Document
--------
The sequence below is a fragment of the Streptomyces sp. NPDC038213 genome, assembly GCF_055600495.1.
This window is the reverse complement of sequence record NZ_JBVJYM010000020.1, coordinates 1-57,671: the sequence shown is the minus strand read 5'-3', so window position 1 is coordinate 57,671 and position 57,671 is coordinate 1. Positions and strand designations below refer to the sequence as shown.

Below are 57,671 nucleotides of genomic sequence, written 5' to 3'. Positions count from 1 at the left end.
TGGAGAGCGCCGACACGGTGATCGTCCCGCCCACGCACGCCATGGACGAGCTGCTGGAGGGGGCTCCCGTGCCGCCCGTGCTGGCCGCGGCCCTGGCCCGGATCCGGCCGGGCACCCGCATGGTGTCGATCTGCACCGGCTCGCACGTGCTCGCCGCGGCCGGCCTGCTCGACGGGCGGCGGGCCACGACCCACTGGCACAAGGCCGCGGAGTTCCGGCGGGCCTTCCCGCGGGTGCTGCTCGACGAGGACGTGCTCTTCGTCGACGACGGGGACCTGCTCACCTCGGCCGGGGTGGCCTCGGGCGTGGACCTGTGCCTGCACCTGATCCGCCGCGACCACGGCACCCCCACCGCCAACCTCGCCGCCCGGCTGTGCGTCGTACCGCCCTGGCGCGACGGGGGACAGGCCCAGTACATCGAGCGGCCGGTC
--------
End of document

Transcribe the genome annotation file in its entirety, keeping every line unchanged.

The sequence below is a fragment of the Streptomyces sp. NPDC038213 genome, assembly GCF_055600495.1.
This window is the reverse complement of sequence record NZ_JBVJYM010000020.1, coordinates 1-57,671: the sequence shown is the minus strand read 5'-3', so window position 1 is coordinate 57,671 and position 57,671 is coordinate 1. Positions and strand designations below refer to the sequence as shown.

Below are 57,671 nucleotides of genomic sequence, written 5' to 3'. Positions count from 1 at the left end.
TGGAGAGCGCCGACACGGTGATCGTCCCGCCCACGCACGCCATGGACGAGCTGCTGGAGGGGGCTCCCGTGCCGCCCGTGCTGGCCGCGGCCCTGGCCCGGATCCGGCCGGGCACCCGCATGGTGTCGATCTGCACCGGCTCGCACGTGCTCGCCGCGGCCGGCCTGCTCGACGGGCGGCGGGCCACGACCCACTGGCACAAGGCCGCGGAGTTCCGGCGGGCCTTCCCGCGGGTGCTGCTCGACGAGGACGTGCTCTTCGTCGACGACGGGGACCTGCTCACCTCGGCCGGGGTGGCCTCGGGCGTGGACCTGTGCCTGCACCTGATCCGCCGCGACCACGGCACCCCCACCGCCAACCTCGCCGCCCGGCTGTGCGTCGTACCGCCCTGGCGCGACGGGGGACAGGCCCAGTACATCGAGCGGCCGGTC